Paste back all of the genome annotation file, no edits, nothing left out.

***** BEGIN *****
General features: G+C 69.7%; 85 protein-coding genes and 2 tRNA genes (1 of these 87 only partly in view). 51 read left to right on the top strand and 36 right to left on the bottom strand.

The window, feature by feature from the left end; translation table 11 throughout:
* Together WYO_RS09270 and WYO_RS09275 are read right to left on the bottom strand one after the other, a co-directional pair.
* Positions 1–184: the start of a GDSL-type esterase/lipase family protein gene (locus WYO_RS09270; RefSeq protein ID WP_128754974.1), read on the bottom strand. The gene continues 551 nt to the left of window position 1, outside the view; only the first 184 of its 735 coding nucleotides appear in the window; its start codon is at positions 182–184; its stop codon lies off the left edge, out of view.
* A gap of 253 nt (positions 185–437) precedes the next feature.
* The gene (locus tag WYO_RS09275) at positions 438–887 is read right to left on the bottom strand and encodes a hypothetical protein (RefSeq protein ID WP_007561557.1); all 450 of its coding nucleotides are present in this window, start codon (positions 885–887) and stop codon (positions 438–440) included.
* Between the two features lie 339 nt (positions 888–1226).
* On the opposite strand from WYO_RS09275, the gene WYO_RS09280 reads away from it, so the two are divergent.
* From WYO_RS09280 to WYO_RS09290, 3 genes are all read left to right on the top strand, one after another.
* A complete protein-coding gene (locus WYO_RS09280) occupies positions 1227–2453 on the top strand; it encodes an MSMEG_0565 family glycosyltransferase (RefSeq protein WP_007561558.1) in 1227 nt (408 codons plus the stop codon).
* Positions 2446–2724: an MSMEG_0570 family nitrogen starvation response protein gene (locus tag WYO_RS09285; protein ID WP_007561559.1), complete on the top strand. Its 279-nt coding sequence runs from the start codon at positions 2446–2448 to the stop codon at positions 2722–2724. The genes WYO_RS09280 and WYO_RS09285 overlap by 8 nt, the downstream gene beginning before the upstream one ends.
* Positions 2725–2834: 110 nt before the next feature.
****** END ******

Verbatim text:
General features: G+C 69.7%; 85 protein-coding genes and 2 tRNA genes (1 of these 87 only partly in view). 51 read left to right on the top strand and 36 right to left on the bottom strand.

The window, feature by feature from the left end; translation table 11 throughout:
* Together WYO_RS09270 and WYO_RS09275 are read right to left on the bottom strand one after the other, a co-directional pair.
* Positions 1–184: the start of a GDSL-type esterase/lipase family protein gene (locus WYO_RS09270; RefSeq protein ID WP_128754974.1), read on the bottom strand. The gene continues 551 nt to the left of window position 1, outside the view; only the first 184 of its 735 coding nucleotides appear in the window; its start codon is at positions 182–184; its stop codon lies off the left edge, out of view.
* A gap of 253 nt (positions 185–437) precedes the next feature.
* The gene (locus tag WYO_RS09275) at positions 438–887 is read right to left on the bottom strand and encodes a hypothetical protein (RefSeq protein ID WP_007561557.1); all 450 of its coding nucleotides are present in this window, start codon (positions 885–887) and stop codon (positions 438–440) included.
* Between the two features lie 339 nt (positions 888–1226).
* On the opposite strand from WYO_RS09275, the gene WYO_RS09280 reads away from it, so the two are divergent.
* From WYO_RS09280 to WYO_RS09290, 3 genes are all read left to right on the top strand, one after another.
* A complete protein-coding gene (locus WYO_RS09280) occupies positions 1227–2453 on the top strand; it encodes an MSMEG_0565 family glycosyltransferase (RefSeq protein WP_007561558.1) in 1227 nt (408 codons plus the stop codon).
* Positions 2446–2724: an MSMEG_0570 family nitrogen starvation response protein gene (locus tag WYO_RS09285; protein ID WP_007561559.1), complete on the top strand. Its 279-nt coding sequence runs from the start codon at positions 2446–2448 to the stop codon at positions 2722–2724. The genes WYO_RS09280 and WYO_RS09285 overlap by 8 nt, the downstream gene beginning before the upstream one ends.
* Positions 2725–2834: 110 nt before the next feature.